Medical researchers have developed a new cancer vaccine that, when used in combination with another drug, was able to eliminate melanoma in mice with 100 percent success. The therapy could potentially be employed alongside other therapies to treat particularly aggressive tumors.
As reported in the Proceedings of the National Academy of Sciences, the team added a molecule called Diprovocim to a vaccine that can draw cancer-fighting cells to tumor sites. Diprovocim is an adjuvant, a substance that enhances the body's immune response. The team has shown that it also prompts the immune system to be ready to fight cancer cells if they ever return. This is particularly important as it could prevent cancer recurrence.
"This co-therapy produced a complete response – a curative response – in the treatment of melanoma," study co-leader Professor Dale Boger, from the Scripps Research Institute, said in a statement. "Just as a vaccine can train the body to fight off external pathogens, this vaccine trains the immune system to go after the tumor."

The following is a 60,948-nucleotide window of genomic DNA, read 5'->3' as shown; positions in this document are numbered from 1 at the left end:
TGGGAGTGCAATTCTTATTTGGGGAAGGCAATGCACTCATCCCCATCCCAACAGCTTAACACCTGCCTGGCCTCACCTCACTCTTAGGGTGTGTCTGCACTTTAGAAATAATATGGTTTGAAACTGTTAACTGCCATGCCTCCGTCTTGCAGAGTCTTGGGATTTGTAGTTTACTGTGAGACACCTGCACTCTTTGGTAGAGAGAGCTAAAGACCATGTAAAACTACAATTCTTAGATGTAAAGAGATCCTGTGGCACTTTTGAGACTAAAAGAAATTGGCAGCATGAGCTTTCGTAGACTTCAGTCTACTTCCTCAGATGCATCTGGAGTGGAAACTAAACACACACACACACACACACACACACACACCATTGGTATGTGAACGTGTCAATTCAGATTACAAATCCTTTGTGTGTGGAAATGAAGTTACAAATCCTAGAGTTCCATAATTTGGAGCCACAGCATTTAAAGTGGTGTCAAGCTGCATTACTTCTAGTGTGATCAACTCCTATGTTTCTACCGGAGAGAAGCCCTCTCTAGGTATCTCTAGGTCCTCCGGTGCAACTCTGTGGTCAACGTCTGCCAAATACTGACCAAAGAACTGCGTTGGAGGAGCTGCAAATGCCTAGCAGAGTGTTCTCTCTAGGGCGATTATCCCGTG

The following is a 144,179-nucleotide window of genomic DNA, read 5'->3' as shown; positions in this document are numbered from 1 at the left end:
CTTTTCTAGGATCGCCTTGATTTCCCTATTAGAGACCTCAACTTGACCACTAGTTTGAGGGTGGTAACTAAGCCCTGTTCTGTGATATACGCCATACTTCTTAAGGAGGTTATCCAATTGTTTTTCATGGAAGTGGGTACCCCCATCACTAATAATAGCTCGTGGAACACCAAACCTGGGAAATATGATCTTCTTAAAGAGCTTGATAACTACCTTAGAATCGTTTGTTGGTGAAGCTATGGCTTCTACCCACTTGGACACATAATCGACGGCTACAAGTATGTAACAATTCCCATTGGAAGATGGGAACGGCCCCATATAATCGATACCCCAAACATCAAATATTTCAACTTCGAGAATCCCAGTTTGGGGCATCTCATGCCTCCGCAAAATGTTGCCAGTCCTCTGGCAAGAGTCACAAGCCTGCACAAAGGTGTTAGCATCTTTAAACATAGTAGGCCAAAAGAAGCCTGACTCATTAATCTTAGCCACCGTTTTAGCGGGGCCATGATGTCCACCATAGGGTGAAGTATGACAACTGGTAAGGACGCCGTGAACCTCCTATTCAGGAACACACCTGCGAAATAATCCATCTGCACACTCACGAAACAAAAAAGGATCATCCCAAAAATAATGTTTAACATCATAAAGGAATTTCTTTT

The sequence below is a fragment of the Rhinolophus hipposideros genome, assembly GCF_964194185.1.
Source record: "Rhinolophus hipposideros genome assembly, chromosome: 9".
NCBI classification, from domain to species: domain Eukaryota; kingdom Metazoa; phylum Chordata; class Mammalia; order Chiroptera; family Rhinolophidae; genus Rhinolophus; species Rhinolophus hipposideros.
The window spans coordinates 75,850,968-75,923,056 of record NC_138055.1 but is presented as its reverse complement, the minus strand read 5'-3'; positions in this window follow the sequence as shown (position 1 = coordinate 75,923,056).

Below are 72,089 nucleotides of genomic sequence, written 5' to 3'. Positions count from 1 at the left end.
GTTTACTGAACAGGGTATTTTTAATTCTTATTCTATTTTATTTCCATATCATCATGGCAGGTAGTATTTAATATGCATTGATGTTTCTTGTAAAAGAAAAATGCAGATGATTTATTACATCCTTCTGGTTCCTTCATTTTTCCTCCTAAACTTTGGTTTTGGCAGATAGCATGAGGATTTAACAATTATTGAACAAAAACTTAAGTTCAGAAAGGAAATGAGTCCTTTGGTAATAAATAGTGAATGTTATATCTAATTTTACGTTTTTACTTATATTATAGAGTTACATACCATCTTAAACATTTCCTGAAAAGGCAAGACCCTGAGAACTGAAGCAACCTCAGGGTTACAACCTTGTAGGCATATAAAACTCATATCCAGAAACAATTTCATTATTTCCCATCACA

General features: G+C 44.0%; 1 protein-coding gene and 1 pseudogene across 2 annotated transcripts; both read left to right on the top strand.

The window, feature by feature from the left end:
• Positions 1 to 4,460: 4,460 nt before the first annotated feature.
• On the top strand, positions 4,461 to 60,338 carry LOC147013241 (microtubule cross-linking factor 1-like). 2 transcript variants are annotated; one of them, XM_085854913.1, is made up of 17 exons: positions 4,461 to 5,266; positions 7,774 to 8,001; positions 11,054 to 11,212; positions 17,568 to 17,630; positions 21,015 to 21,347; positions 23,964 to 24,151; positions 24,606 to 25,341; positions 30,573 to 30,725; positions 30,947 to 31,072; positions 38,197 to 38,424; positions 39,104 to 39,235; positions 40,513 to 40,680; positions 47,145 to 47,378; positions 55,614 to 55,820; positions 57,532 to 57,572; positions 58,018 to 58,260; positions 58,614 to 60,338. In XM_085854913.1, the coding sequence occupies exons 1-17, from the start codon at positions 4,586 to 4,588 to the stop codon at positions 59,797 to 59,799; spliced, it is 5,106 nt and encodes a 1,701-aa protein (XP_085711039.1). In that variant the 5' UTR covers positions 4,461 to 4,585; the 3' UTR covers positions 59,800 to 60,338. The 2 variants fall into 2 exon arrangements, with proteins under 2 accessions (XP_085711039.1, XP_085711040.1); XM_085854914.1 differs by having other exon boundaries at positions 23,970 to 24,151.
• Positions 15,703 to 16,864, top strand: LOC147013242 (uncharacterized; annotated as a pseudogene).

The test involved 24 mice with a particularly aggressive form of melanoma all being treated with the anti-cancer therapy anti-PD-L1. The mice were split into three equal-sized groups. One group was given the cancer vaccine with Diprovocim, one was given the vaccine with an alternative adjuvant called alum, and the remaining group was only given the vaccine.
The vaccine doesn’t have to be administered directly into the tumor. It was given to the mice in two intramuscular injections seven days apart. After 54 days, the researchers observed a 100 percent survival rate for mice that received both the vaccine and the Diprovocim, 25 percent for mice administered the vaccine and alum, and 0 percent in those that only received the vaccine.
The strength of Diprovocim, developed by Boger and study co-leader Nobel laureate Bruce Beutler, comes from how it interacts with the immune system. In the latest study, using the molecule as an adjuvant in the vaccine cocktail stimulated the formation of tumor-infiltrating white blood cells. The immune system was given a way to fight the tumor from the get-go. Attempts at re-establishing the melanoma in the first group were unsuccessful.
"It wouldn't take," Boger added. "The animal is already vaccinated against it."
The team is now designing further pre-clinical tests for this vaccine, trying to establish how it works in combination with other anti-cancer drugs. If the further tests are as successful, human trials may soon begin.